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Congressman from the First Illinois district. Born in England, Mr. Madden came at an early age to the United States and became an enthusiastic American, prominent in Illinois both in business and politics. The following is an excerpt from an address delivered in the House of Representatives March 17, 1914.

In a log cabin on the banks of the Sangamon River, there lived about eighty-three years ago, a long, lank, homely, sad eyed rail splitter, unknown save only to his parents and a few scattered neighbors who, like himself, were eking out by the hardest kind of labor, a mere existence, in a then wild and unpromising section of the country. He was not employed by the hour, day, week, month or year, nor did he receive a daily wage as compensation for his labor. He worked from sun-up to sundown, and when he had piled up four hundred rails he received from a poor widow, in exchange therefor, enough home-spun cloth to make him or his father a pair of trousers.

But his rail-splitting ability was not the only qualification which this young man possessed. He could run faster, jump farther, strike harder, and could throw down with ease any man bold enough to question his superiority, and although at this time his mental strength did not keep pace with his physical greatness,

he could read, write and cipher, and, above all, was absolutely honest, a characteristic which, like the rugged mountain peak, rises majestically above the clouds.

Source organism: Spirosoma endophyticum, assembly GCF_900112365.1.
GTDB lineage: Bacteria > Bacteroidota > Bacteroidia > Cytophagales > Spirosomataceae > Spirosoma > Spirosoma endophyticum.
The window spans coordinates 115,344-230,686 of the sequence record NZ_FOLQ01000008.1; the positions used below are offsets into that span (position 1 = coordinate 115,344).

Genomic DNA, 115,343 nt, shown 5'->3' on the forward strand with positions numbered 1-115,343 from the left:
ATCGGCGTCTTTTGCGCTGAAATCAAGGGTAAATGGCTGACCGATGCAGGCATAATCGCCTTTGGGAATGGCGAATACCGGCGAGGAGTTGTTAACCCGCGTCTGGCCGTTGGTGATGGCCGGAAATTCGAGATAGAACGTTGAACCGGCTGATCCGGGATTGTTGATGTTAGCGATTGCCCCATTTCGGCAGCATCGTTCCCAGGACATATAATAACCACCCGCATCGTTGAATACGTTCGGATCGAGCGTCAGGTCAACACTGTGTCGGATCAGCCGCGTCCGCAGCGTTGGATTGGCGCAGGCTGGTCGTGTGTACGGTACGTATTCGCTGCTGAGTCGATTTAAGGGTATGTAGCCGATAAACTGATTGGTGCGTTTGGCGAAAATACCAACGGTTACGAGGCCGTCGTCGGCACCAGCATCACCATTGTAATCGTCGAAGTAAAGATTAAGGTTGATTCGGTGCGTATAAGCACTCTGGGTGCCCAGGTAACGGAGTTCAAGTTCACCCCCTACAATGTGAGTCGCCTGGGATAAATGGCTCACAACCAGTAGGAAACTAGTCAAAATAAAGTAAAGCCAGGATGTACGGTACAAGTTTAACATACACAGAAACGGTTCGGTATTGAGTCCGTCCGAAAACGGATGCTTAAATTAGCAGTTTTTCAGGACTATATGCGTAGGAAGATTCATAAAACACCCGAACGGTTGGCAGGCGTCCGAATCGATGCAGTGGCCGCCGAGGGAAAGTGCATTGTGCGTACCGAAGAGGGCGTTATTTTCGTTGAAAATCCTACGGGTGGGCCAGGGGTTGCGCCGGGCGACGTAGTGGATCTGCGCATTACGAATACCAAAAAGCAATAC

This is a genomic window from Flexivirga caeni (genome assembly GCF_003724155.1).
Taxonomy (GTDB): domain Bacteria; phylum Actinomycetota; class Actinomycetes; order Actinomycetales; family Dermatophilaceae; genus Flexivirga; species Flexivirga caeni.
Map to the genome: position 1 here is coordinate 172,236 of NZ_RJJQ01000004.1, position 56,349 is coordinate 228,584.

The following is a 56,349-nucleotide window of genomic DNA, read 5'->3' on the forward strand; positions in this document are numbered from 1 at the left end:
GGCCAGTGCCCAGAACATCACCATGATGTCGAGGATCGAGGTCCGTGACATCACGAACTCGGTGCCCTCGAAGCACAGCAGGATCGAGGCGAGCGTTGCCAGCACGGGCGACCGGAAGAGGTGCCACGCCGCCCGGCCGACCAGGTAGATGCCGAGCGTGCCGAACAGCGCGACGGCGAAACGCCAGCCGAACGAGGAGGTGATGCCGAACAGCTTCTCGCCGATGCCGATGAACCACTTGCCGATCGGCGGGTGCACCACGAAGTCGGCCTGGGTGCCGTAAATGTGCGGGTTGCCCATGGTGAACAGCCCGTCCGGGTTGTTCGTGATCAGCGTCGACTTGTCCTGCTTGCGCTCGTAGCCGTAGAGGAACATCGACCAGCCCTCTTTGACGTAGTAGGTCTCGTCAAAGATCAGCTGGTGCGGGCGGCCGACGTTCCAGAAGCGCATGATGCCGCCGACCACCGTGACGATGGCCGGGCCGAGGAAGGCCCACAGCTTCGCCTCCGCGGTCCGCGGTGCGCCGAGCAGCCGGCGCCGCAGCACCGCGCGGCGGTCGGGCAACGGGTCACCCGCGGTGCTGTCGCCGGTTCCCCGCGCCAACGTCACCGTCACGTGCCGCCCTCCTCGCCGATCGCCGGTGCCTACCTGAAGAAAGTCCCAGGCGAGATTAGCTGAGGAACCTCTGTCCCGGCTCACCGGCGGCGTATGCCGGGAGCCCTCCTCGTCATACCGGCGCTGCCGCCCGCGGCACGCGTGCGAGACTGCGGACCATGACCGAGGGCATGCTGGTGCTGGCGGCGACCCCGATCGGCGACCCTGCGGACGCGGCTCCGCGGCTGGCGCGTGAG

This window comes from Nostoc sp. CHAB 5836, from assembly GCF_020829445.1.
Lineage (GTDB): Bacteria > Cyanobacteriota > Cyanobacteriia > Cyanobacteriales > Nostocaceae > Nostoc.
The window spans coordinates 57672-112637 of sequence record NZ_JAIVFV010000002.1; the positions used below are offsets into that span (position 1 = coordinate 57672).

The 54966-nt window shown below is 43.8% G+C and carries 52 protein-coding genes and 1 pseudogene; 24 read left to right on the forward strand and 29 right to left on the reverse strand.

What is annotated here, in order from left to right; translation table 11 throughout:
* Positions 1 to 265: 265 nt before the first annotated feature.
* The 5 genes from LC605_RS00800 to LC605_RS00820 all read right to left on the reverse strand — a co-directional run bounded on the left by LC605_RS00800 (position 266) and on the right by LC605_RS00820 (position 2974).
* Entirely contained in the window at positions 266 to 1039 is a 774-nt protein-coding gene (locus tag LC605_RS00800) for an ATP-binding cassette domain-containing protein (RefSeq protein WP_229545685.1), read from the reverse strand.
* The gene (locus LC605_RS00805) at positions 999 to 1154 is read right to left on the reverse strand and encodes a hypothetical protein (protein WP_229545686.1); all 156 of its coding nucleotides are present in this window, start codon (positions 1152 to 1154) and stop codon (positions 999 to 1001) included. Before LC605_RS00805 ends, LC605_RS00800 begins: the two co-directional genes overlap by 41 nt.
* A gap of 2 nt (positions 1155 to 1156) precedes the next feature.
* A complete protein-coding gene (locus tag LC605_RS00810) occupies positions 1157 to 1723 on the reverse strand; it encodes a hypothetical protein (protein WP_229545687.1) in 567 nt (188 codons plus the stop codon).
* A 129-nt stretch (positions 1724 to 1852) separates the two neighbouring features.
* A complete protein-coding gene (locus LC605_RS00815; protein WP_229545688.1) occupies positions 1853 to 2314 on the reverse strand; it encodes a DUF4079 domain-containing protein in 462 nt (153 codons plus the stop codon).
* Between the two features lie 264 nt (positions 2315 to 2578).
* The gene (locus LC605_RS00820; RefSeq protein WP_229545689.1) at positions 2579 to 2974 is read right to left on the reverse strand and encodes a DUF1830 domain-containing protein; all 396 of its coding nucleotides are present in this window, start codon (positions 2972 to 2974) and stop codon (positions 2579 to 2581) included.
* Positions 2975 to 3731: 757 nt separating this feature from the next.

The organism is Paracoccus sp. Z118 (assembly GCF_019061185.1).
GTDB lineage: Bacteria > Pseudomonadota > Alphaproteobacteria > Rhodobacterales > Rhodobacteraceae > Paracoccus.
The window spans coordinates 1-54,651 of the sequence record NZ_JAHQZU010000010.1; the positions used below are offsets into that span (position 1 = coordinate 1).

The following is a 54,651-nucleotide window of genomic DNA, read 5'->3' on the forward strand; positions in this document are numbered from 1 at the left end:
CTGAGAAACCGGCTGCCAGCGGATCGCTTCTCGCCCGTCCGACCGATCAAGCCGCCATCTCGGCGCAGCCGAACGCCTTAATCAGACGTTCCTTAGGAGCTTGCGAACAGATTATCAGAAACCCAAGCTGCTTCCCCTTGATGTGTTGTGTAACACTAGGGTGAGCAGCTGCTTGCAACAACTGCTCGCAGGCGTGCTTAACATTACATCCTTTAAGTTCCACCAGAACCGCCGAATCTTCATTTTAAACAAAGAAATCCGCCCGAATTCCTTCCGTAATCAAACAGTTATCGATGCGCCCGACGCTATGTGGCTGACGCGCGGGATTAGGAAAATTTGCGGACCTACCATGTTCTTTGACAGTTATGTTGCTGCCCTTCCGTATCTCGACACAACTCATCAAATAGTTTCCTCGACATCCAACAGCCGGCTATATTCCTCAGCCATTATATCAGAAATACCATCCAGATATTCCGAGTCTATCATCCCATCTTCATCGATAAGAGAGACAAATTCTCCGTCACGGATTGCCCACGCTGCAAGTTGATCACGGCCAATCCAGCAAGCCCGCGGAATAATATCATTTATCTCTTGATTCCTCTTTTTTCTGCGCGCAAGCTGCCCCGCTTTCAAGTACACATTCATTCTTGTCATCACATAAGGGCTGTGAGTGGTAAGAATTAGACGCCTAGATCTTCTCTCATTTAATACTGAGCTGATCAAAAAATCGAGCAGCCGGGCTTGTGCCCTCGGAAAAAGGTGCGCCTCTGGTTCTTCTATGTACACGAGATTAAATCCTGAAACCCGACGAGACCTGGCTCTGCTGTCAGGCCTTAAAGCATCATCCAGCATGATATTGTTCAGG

Having political ambition and being popular with his neighbors, young Lincoln gave up the rail-splitting industry to accept the office of postmaster of the little settlement. His office, as can be imagined, was a meeting place for all sorts of quaint characters, who came in crowds to listen with admiration to the witty and wise sayings of their foremost fellow citizen. His official duties were not arduous—in fact it is said he carried the mail in his hat, and when transporting even his heaviest mail in this way, there was ample room for a head destined in the near future, to furnish intelligence enough to rule with matchless splendor and success the greatest Nation on the face of the earth.

It was an easy step from the postmastership to the Legislature. He announced himself as follows:

“Fellow citizens, I am humble Abraham Lincoln. My politics are short and sweet, like the old woman's dance. I am in favor of a national bank, of internal improvements, and a high protective tariff. These are my sentiments. If elected, I shall be thankful: if not, it will be all the same.”

He was not elected, but, as he said, it was all the same. He tried again. His political history is a matter of common knowledge. State Legislature, Congress, joint debates with Douglas, President of the United States.

He was inaugurated on the fourth of March, 1861. How I should have loved to see that ceremony and listen to the words of wisdom as they fell from his lips during his inaugural address. What a privilege it must have

been to look into his sad and pensive face as he counseled his countrymen to remain cool during the pending crisis. His whole speech was summed up in two paragraphs.

“The power confided in me will be used to hold, occupy, and possess the property and places belonging to the Government, and to collect duties and imports; but beyond what may be necessary for these objects, there will be no invasion, no use of force among the people anywhere."